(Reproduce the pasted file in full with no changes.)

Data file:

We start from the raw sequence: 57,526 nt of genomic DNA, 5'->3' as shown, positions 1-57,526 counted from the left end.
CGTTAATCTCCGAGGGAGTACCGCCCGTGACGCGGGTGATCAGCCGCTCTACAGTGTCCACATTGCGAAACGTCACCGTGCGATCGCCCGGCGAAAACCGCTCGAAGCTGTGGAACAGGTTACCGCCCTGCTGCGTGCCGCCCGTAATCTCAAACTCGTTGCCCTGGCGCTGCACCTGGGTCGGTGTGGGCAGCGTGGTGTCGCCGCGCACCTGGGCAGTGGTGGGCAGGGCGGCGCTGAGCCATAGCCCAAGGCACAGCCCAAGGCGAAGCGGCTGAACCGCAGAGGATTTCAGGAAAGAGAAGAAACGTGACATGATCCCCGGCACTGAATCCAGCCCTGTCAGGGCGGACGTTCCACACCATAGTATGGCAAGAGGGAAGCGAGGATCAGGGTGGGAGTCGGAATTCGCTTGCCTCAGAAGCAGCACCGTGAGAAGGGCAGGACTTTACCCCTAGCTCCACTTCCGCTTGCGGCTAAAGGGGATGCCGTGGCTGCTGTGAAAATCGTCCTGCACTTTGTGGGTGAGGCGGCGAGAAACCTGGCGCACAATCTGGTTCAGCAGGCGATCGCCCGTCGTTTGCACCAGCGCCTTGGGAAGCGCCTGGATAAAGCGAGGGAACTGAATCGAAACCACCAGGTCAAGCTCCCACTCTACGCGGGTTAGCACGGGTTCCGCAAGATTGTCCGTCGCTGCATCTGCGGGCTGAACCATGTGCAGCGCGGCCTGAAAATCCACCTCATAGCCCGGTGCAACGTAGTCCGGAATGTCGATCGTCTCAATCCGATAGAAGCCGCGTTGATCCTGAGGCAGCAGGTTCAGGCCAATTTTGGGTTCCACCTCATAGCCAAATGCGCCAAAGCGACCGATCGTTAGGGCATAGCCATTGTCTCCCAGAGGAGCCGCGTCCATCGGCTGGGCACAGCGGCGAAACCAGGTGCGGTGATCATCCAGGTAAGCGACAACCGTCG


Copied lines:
We start from the raw sequence: 57,526 nt of genomic DNA, 5'->3' as shown, positions 1-57,526 counted from the left end.
CGTTAATCTCCGAGGGAGTACCGCCCGTGACGCGGGTGATCAGCCGCTCTACAGTGTCCACATTGCGAAACGTCACCGTGCGATCGCCCGGCGAAAACCGCTCGAAGCTGTGGAACAGGTTACCGCCCTGCTGCGTGCCGCCCGTAATCTCAAACTCGTTGCCCTGGCGCTGCACCTGGGTCGGTGTGGGCAGCGTGGTGTCGCCGCGCACCTGGGCAGTGGTGGGCAGGGCGGCGCTGAGCCATAGCCCAAGGCACAGCCCAAGGCGAAGCGGCTGAACCGCAGAGGATTTCAGGAAAGAGAAGAAACGTGACATGATCCCCGGCACTGAATCCAGCCCTGTCAGGGCGGACGTTCCACACCATAGTATGGCAAGAGGGAAGCGAGGATCAGGGTGGGAGTCGGAATTCGCTTGCCTCAGAAGCAGCACCGTGAGAAGGGCAGGACTTTACCCCTAGCTCCACTTCCGCTTGCGGCTAAAGGGGATGCCGTGGCTGCTGTGAAAATCGTCCTGCACTTTGTGGGTGAGGCGGCGAGAAACCTGGCGCACAATCTGGTTCAGCAGGCGATCGCCCGTCGTTTGCACCAGCGCCTTGGGAAGCGCCTGGATAAAGCGAGGGAACTGAATCGAAACCACCAGGTCAAGCTCCCACTCTACGCGGGTTAGCACGGGTTCCGCAAGATTGTCCGTCGCTGCATCTGCGGGCTGAACCATGTGCAGCGCGGCCTGAAAATCCACCTCATAGCCCGGTGCAACGTAGTCCGGAATGTCGATCGTCTCAATCCGATAGAAGCCGCGTTGATCCTGAGGCAGCAGGTTCAGGCCAATTTTGGGTTCCACCTCATAGCCAAATGCGCCAAAGCGACCGATCGTTAGGGCATAGCCATTGTCTCCCAGAGGAGCCGCGTCCATCGGCTGGGCACAGCGGCGAAACCAGGTGCGGTGATCATCCAGGTAAGCGACAACCGTCG